Abbott triples to men's lead at Trophee Bompard

Mura claims second; Recovering Joubert lands third; Amodio laments low score

American Jeremy Abbott's decision not to attempt the quad paid off in Paris.
American Jeremy Abbott's decision not to attempt the quad paid off in Paris. (AFP)


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By Jean-Christophe Berlot, special to
(11/16/2012) - Jeremy Abbott won the short program of the Trophée Eric Bompard by head and shoulders Friday afternoon in Paris with 81.18 points, more than four points ahead of his next competitors, Takahito Mura of Japan (76.65 points) and Brian Joubert of France (75.46).

Skating last of the field, Abbott landed a crystal-pure triple flip-triple toe combination and a triple Lutz and finished with a wonderfully wide triple Axel. The strategy Yuka Sato and he decided upon Thursday night, after the practice session, proved the winning one.

"It's been a bit of a struggle with my back," Abbott explained afterward. "After Skate America, I took a one week rest. Then, we started working again on a low pace the second week and we have been pushing the training only last week.

"I have not landed a quad since Seattle, basically, so we decided to skate clean and build the confidence for the future. I needed it after Hilton Honors Skate America".

Abbott's short program to Nathan Lanier's "Spy," choreographed with Benji Schwimmer, was not only the winning program; it was also an instant hit with the French audience and the only program that was applauded throughout.

Managing to tell a story in just 160 seconds already packed with technical elements is a challenge that few skaters are able to meet. Abbott did. His upper body movement, head, arms and shoulders -- that incredible amplitude of his skate, the way he goes deep into himself to create an expression -- all helped convey strong emotion to the audience, to which the audience reacted instantly.

Abbott beat his season's best and also broke the "flower record" for the afternoon: He got a solid dozen bouquets.

Mura skated a clean program to "Malaguena." He two-footed his quad but he scored 11.63 for it, and his triple Axel created sensation.

"I am actually surprised to sit in second," Mura said. "But I did what I needed to do. I learned my lesson from Skate Canada (where he finished seventh)."

Joubert has teased us with successful short programs. This year's was no exception. His program, set to Justice's "Genesis" and Daft Punk's "Aerodynamic," opened with a quad-to-double combo. He tumbled on his triple Axel and recomposed right after with a solid triple Lutz.

"To be fully honest," Joubert explained, "I had to cure myself for a whole week after Cup of China (where Joubert had to withdraw after the short program, due to stomach fever), and I have started practicing again only last Monday.

"I am rather happy, though," the French champion added with a smile, "Because I lost three kilos in the process, which I needed. But I do not feel ready at all in terms of level of practice. This result makes me very confident.

"The free program is always much easier for me mentally -- but this one will be really difficult physically, because I do not feel ready."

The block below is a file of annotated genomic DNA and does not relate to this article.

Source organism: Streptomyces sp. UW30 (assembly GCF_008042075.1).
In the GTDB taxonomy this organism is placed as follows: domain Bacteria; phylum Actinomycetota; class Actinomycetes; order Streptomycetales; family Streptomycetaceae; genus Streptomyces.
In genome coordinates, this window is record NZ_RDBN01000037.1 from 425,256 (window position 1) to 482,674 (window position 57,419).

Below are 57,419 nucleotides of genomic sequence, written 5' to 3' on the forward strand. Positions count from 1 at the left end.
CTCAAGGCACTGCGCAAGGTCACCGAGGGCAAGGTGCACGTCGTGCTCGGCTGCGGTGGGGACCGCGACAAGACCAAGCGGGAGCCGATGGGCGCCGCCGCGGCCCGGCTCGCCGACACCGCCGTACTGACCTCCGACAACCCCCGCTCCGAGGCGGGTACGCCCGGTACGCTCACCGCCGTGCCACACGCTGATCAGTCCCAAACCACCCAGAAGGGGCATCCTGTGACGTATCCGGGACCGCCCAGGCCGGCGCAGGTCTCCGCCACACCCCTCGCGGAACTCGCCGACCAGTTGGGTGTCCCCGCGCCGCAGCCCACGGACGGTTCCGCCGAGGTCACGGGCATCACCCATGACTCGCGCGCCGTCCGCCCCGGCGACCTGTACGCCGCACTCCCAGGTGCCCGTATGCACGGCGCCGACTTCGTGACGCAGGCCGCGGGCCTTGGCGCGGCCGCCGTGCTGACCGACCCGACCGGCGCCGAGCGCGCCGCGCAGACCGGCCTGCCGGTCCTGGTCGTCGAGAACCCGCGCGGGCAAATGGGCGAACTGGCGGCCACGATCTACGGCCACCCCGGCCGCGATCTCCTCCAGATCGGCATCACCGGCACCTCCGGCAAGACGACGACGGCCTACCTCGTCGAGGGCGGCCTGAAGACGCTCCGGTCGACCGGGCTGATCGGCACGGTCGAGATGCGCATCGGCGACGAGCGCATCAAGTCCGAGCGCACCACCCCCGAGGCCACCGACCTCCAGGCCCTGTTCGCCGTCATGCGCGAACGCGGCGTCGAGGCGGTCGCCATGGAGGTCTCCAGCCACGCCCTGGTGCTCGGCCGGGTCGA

Joubert has always been surprising in such occurrences, and no one can tell that he does not have another trick in his blades for tomorrow.

Almost seven points separate the first three skaters from the other six. Belgian Jorik Hendrickx scored 68.90 points with a quad-less, though otherwise flawless, skate.

Nan Song, who had won the silver medal for China last year, came back with a similar ambition but did not achieve his goal this time. His quad toe remained uncombined, and he could not land more than a triple Lutz-double toe. He scored 65.75, only two hundredths of a point behind his teammate, Jinlin Guan. Guan sits in fifth and Song in sixth.

Florent Amodio was next to last to take the ice. His practice sessions had been quite rough these last two days, and the quad seemed to be eluding him again. His competition program was even worse, as Amodio fell both on his opening quad Salchow and final triple Axel. To make things even worse, he doubled the Lutz of his combo and did not add his planned triple toe.

"I am sad for the audience and I am sad for myself," a distressed Amodio bravely admitted afterward. "This is one of the worst programs of my young career. It's a tough time. Usually I feel each one of my programs; here I don't.

"I can't feel the connection with the audience, so I think we will absolutely have to change that program in the next weeks."

Amodio has completely changed his style these last two seasons, from hip hop to jazz, and now to flamenco. Each time, though, the real Amodio could be found in the tension and concentration his whole body reflected, in the precision of his steps and in the wittiness of his skates.

The fact that the audience did not connect to his program was quite meaningful for him.

"Come on, I skate for the audience," he said. "Some people advised me to withdraw tonight, but I will certainly not. I want to please my audience tomorrow, and I will."

Tomáš Verner, from Czech Republic, skated even worse than Amodio, as he had one of those disaster showings he only can offer. He fell on his quad Salchow attempt, singled his triple Axel and missed his final combo. He stands in last position tonight.

Many falls marred most programs tonight. Abbott, Mura and Joubert proved that it still paid off not to fall in skating.